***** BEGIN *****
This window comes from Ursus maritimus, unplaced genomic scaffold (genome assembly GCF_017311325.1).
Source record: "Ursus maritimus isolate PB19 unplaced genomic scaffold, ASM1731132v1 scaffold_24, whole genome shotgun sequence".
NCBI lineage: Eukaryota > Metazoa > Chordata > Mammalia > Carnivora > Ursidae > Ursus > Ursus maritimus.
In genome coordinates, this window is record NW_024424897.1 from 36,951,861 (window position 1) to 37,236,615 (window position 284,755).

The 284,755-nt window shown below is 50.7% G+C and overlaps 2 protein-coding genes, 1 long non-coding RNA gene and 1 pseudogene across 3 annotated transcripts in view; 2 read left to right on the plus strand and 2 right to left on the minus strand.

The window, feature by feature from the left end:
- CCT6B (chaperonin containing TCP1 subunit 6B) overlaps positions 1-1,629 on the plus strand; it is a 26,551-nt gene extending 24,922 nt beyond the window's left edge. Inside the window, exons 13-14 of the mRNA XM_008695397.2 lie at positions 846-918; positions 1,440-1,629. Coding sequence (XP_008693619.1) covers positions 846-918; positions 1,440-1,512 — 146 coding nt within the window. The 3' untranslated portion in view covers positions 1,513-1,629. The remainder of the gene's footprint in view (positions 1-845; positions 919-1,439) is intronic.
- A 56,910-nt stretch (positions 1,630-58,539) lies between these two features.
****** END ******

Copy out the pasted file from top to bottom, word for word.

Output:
This window comes from Ursus maritimus, unplaced genomic scaffold (genome assembly GCF_017311325.1).
Source record: "Ursus maritimus isolate PB19 unplaced genomic scaffold, ASM1731132v1 scaffold_24, whole genome shotgun sequence".
NCBI lineage: Eukaryota > Metazoa > Chordata > Mammalia > Carnivora > Ursidae > Ursus > Ursus maritimus.
In genome coordinates, this window is record NW_024424897.1 from 36,951,861 (window position 1) to 37,236,615 (window position 284,755).

The 284,755-nt window shown below is 50.7% G+C and overlaps 2 protein-coding genes, 1 long non-coding RNA gene and 1 pseudogene across 3 annotated transcripts in view; 2 read left to right on the plus strand and 2 right to left on the minus strand.

The window, feature by feature from the left end:
- CCT6B (chaperonin containing TCP1 subunit 6B) overlaps positions 1-1,629 on the plus strand; it is a 26,551-nt gene extending 24,922 nt beyond the window's left edge. Inside the window, exons 13-14 of the mRNA XM_008695397.2 lie at positions 846-918; positions 1,440-1,629. Coding sequence (XP_008693619.1) covers positions 846-918; positions 1,440-1,512 — 146 coding nt within the window. The 3' untranslated portion in view covers positions 1,513-1,629. The remainder of the gene's footprint in view (positions 1-845; positions 919-1,439) is intronic.
- A 56,910-nt stretch (positions 1,630-58,539) lies between these two features.